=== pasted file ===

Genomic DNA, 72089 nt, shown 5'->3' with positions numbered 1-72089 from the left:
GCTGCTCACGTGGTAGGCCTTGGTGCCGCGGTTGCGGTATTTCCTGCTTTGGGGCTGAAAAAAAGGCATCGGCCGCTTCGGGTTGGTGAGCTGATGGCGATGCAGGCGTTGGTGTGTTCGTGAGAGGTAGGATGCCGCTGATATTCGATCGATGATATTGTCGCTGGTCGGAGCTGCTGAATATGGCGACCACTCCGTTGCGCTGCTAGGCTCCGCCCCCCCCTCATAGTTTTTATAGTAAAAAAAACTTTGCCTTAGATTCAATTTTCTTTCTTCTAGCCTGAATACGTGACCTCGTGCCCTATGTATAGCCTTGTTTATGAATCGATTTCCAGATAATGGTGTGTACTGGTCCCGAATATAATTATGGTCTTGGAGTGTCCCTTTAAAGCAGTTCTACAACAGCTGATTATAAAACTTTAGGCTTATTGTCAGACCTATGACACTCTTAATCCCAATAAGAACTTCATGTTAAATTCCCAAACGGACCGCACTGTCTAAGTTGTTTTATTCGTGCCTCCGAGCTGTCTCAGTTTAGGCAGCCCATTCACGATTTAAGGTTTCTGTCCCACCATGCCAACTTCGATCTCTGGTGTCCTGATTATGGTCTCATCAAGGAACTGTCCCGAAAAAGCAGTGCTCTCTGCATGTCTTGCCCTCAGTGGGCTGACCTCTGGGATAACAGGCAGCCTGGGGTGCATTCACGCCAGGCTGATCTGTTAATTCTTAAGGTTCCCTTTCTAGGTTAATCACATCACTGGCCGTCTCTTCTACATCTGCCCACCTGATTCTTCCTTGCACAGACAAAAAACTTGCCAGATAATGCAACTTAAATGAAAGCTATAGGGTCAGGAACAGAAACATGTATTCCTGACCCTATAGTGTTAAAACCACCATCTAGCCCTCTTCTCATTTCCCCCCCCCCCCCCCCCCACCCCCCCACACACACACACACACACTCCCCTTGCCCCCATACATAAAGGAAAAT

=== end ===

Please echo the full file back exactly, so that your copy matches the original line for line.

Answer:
Genomic DNA, 72089 nt, shown 5'->3' with positions numbered 1-72089 from the left:
GCTGCTCACGTGGTAGGCCTTGGTGCCGCGGTTGCGGTATTTCCTGCTTTGGGGCTGAAAAAAAGGCATCGGCCGCTTCGGGTTGGTGAGCTGATGGCGATGCAGGCGTTGGTGTGTTCGTGAGAGGTAGGATGCCGCTGATATTCGATCGATGATATTGTCGCTGGTCGGAGCTGCTGAATATGGCGACCACTCCGTTGCGCTGCTAGGCTCCGCCCCCCCCTCATAGTTTTTATAGTAAAAAAAACTTTGCCTTAGATTCAATTTTCTTTCTTCTAGCCTGAATACGTGACCTCGTGCCCTATGTATAGCCTTGTTTATGAATCGATTTCCAGATAATGGTGTGTACTGGTCCCGAATATAATTATGGTCTTGGAGTGTCCCTTTAAAGCAGTTCTACAACAGCTGATTATAAAACTTTAGGCTTATTGTCAGACCTATGACACTCTTAATCCCAATAAGAACTTCATGTTAAATTCCCAAACGGACCGCACTGTCTAAGTTGTTTTATTCGTGCCTCCGAGCTGTCTCAGTTTAGGCAGCCCATTCACGATTTAAGGTTTCTGTCCCACCATGCCAACTTCGATCTCTGGTGTCCTGATTATGGTCTCATCAAGGAACTGTCCCGAAAAAGCAGTGCTCTCTGCATGTCTTGCCCTCAGTGGGCTGACCTCTGGGATAACAGGCAGCCTGGGGTGCATTCACGCCAGGCTGATCTGTTAATTCTTAAGGTTCCCTTTCTAGGTTAATCACATCACTGGCCGTCTCTTCTACATCTGCCCACCTGATTCTTCCTTGCACAGACAAAAAACTTGCCAGATAATGCAACTTAAATGAAAGCTATAGGGTCAGGAACAGAAACATGTATTCCTGACCCTATAGTGTTAAAACCACCATCTAGCCCTCTTCTCATTTCCCCCCCCCCCCCCCCCCACCCCCCCACACACACACACACACACTCCCCTTGCCCCCATACATAAAGGAAAAT